Work on the major extension, valued at more than £6m., began at the not-for-profit home at Clifton in St Peter Port in November 2019.
It was close to being finished when the building firm collapsed and workers were taken off the job.
RG Falla and its assets were bought out and the business is now trading as RG Falla Construction. It is continuing to work on some former RG Falla projects.
The company’s website, in announcing the change of ownership and creation of RG Falla Construction earlier this year, included in that statement ‘shortly we will be completing the new medical centre at L’Aumone and the Le Platon Care Home in St Peter Port, both important projects for the island’.
However, RG Falla Construction managing director Brent Green has confirmed that the company was ‘unable to agree terms with the client’, was no longer on the site and did not expect to have any further involvement.
He estimated the work had been one month from completion.
Paul Robilliard, secretary to the board of Le Platon, confirmed the failure of both parties to negotiate a price. He estimated that the project was just a week from completion.
‘When the company pulled out, they let us know when they were removing their equipment and we had hired security fencing in place within an hour of their removing theirs,’ he said.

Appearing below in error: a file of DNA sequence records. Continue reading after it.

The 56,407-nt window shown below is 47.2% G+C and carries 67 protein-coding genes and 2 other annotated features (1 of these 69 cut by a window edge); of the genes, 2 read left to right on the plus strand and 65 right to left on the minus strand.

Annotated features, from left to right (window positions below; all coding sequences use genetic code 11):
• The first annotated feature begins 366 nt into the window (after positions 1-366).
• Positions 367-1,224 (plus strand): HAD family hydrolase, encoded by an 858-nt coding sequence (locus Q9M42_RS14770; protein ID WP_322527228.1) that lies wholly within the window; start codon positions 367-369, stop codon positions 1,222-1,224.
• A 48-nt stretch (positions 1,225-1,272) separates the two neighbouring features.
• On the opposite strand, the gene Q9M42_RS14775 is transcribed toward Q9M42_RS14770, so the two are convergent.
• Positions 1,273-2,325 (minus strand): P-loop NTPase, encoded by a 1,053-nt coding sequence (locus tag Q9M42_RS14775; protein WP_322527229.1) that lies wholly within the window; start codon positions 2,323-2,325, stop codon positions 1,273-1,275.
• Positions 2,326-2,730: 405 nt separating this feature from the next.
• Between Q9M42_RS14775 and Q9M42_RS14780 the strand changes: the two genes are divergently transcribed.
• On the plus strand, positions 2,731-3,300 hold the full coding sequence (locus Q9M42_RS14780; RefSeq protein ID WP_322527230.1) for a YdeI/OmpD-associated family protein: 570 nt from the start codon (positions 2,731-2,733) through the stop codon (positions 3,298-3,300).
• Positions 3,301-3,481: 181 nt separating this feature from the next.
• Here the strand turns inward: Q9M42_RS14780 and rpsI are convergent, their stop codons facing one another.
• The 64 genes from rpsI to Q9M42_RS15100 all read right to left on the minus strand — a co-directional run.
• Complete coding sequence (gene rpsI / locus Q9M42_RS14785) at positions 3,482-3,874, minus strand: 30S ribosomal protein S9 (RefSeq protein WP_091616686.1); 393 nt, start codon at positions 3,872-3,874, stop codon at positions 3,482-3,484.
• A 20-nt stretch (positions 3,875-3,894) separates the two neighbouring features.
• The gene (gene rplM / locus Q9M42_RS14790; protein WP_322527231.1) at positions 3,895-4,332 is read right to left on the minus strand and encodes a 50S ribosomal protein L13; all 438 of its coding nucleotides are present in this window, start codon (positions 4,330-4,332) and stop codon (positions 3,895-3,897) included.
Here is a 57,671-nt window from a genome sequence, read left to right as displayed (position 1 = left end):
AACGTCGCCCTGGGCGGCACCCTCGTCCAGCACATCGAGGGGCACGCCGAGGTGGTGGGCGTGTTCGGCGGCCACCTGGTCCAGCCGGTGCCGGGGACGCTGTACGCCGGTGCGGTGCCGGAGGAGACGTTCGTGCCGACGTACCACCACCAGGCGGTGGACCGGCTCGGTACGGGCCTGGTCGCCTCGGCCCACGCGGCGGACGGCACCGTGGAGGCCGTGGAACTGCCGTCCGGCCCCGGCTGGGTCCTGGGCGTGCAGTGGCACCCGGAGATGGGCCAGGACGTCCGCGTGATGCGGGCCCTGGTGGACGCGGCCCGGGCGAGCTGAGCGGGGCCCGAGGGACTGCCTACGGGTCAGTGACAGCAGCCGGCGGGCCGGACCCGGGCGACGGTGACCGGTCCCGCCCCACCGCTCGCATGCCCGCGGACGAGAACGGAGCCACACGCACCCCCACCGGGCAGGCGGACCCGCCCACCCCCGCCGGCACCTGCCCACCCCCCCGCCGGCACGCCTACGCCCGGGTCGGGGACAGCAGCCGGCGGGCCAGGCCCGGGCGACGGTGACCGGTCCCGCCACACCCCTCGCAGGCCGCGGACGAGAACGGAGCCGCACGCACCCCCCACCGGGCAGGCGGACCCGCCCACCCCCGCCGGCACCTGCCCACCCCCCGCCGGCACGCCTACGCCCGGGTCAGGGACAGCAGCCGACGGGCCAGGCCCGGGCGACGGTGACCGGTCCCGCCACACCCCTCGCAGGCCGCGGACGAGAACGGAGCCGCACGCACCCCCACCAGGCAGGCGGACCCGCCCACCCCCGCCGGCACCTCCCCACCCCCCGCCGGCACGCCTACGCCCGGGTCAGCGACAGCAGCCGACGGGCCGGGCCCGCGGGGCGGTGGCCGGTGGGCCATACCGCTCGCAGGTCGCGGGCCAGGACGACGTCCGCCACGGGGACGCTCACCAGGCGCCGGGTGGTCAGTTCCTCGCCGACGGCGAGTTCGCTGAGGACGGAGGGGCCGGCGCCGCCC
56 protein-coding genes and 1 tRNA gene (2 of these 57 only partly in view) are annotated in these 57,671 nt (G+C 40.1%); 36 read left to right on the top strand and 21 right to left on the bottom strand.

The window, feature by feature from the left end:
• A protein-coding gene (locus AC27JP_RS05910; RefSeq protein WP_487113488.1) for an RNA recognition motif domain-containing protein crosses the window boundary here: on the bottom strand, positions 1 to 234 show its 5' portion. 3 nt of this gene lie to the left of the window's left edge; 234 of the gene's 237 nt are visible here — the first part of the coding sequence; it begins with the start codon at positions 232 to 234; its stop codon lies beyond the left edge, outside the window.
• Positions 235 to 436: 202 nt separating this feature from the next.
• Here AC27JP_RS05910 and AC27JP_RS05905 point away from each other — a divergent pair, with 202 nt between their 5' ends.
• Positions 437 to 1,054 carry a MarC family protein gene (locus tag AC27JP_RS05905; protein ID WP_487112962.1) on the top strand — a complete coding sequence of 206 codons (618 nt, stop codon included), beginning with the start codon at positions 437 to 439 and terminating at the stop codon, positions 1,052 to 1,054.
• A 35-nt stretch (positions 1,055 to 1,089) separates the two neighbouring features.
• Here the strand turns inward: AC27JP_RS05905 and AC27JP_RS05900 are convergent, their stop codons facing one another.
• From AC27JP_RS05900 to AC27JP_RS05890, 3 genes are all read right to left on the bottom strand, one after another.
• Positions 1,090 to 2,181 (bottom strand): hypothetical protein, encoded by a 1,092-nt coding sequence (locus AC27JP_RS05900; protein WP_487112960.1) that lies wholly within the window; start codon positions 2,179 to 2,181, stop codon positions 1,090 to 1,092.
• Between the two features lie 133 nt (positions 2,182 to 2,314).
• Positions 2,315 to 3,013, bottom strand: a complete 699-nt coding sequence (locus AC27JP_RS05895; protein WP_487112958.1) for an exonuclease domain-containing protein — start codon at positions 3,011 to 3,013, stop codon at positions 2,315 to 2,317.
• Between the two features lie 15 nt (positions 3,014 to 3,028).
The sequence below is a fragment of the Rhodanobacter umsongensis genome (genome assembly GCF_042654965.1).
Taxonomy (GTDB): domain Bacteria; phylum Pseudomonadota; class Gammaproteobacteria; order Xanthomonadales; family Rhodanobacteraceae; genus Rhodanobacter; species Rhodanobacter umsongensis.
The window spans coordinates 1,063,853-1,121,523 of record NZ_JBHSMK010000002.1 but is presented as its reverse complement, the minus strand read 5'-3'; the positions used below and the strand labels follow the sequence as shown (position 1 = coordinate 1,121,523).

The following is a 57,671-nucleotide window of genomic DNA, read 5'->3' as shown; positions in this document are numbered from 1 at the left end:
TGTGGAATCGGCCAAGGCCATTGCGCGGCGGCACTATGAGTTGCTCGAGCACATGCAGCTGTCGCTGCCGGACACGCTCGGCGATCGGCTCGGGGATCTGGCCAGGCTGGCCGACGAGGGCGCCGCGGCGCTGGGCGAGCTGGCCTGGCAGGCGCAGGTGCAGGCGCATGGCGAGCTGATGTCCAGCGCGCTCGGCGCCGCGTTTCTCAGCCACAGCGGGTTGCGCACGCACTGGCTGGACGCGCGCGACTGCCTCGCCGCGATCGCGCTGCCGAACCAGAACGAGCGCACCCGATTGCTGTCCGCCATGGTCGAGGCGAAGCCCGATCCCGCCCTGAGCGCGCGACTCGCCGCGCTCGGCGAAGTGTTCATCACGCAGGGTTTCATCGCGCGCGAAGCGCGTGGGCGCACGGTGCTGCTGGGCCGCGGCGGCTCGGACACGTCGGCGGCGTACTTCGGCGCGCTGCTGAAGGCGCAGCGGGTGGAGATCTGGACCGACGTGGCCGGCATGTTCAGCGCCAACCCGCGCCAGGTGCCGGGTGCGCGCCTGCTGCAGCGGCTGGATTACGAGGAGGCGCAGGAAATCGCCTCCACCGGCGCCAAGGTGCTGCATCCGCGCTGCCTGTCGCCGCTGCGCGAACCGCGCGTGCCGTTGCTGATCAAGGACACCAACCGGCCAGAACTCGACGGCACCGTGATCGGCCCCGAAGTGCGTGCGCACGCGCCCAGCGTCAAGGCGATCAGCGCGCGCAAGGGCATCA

Le Platon recently lost its chairman, Jurat Mike Tanguy, who died in April.
The board has decided to appoint an acting chairman who will see the new complex through to completion.
The new build will accommodate a new chapel, a new dining room, a kitchen, a day room, a hair salon and training facilities.
‘It will also enable us to accommodate 16 beds for elderly and vulnerable people, which could take some pressure off the Princess Elizabeth Hospital,’ Mr Robilliard said.
The home derives income from residents’ fees but is also a registered charity.
Mr Robilliard confirmed that none of the directors received any remuneration and no dividends were paid to investors.
Le Platon was set up more than 100 years ago by Edith Renouf as a refuge for the incurably sick and was founded on the basis of a Christian ethos. It has had a chapel ever since but now welcomes residents of all faiths and none.